Feds say, stay alert to possible Al Qaeda attack around Election Day
US officials are remaining 'vigilant' to possible terrorist activity in New York City, Texas, and Virginia around Nov. 8.
New York — Federal officials have warned authorities in New York City, Texas, and Virginia about an unspecific threat of attacks by the Al Qaeda militant group around Election Day, putting local law enforcement on alert the weekend before Tuesday's vote, officials said on Friday.
A US government source in Washington said some federal agencies sent bulletins to local and state officials flagging the information but that the threat was relatively low-level.
A US official familiar with the threat information said that it was "uncorroborated," but that federal agencies believed that they needed nonetheless to remain vigilant.
The New York City Police Department and the Port Authority of New York and New Jersey were alerted to the information, the local agencies said.
The Port Authority, which operates airports, tunnels and bridges around New York City, is continuing high levels of patrol it has had in place, said spokesman Steve Coleman.
He declined to offer details on the warning, but the police department said the threat report lacked specifics and was still being assessed.
"We are aware of the information," the department said in a statement, adding that it was working with intelligence agencies and the Joint Terrorism Task Force.
Although some of the attention of US authorities has shifted to Islamic State-inspired attacks, the Al Qaeda network has shown resilience more than 15 years after it was responsible for the Sept. 11 attacks on New York and the Pentagon.
Last month, the United States carried out strikes in Afghanistan targeting two of Al Qaeda's senior leaders in the country, and Al Qaeda's Yemen branch has posed a risk to merchant ships in waterways nearby.
"We still view al-Qa'ida and the various al-Qa'ida affiliates and nodes as a principal counterterrorism priority," Nicholas Rasmussen, director of the U.S. National Counterterrorism Center, told the Senate's homeland security committee in September, using an alternative spelling for the group.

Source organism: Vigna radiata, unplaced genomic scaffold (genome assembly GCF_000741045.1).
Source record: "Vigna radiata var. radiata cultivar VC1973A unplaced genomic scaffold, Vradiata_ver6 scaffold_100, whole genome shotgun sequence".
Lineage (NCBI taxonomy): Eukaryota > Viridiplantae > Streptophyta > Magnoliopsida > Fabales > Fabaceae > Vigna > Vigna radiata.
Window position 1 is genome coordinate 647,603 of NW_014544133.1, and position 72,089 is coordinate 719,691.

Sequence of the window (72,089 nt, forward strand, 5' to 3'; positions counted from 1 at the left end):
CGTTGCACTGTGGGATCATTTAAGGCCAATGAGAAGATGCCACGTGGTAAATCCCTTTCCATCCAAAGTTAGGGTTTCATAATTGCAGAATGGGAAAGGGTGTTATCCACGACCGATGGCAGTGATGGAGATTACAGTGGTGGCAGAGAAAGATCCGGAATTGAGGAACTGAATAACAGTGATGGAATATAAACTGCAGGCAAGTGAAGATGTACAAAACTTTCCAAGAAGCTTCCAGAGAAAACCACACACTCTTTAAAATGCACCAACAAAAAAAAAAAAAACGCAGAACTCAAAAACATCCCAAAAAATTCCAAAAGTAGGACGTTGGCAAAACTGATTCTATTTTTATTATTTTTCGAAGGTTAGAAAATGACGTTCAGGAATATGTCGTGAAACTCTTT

Texas Gov. Greg Abbott said his office was monitoring the situation. "Texans should go about their daily lives as usual, but remain vigilant over the next several days and report any suspicious activity," Abbott, a Republican, said in a statement.
Virginia Gov. Terry McAuliffe, a Democrat, is constantly monitoring state's security, spokesman Brian Coy said. "We are doing everything we can to keep Virginians safe, and we're confident they are going to be able to vote safely on Election Day," Coy said in a phone interview.
The task force issued a notice identifying the three states as possible targets of an al Qaeda plot, a New York law enforcement official said on condition of anonymity. The official said the type of threat was common but authorities were giving it more attention because of Election Day.
Authorities were assessing whether there was a plot and whether the states named were real targets or misdirection. "Another possibility is that this is just an attempt to inspire someone here to mount an attack," the official said.
The Federal Bureau of Investigation did not confirm the reports or comment on details. Officials at the U.S. Department of Homeland Security did not respond to a request for comment.
CBS News first reported the threat of attacks, which it said were possible on Monday, the day before the US presidential election.
The potential for violence related to the election has already darkened a rancorous presidential race between Democrat Hillary Clinton and Republican Donald Trump, on top of the threat of computer hacking and fears that Russia or other state actors could spread political misinformation online or tamper with voting.
While federal and state authorities are beefing up cyber defenses against electronic threats to voting systems before Election Day, others are taking additional steps to guard against possible civil unrest or violence.
Additional reporting by Mark Hosenball, John Walcott and Ian Simpson in Washington and Nate Raymond in New York.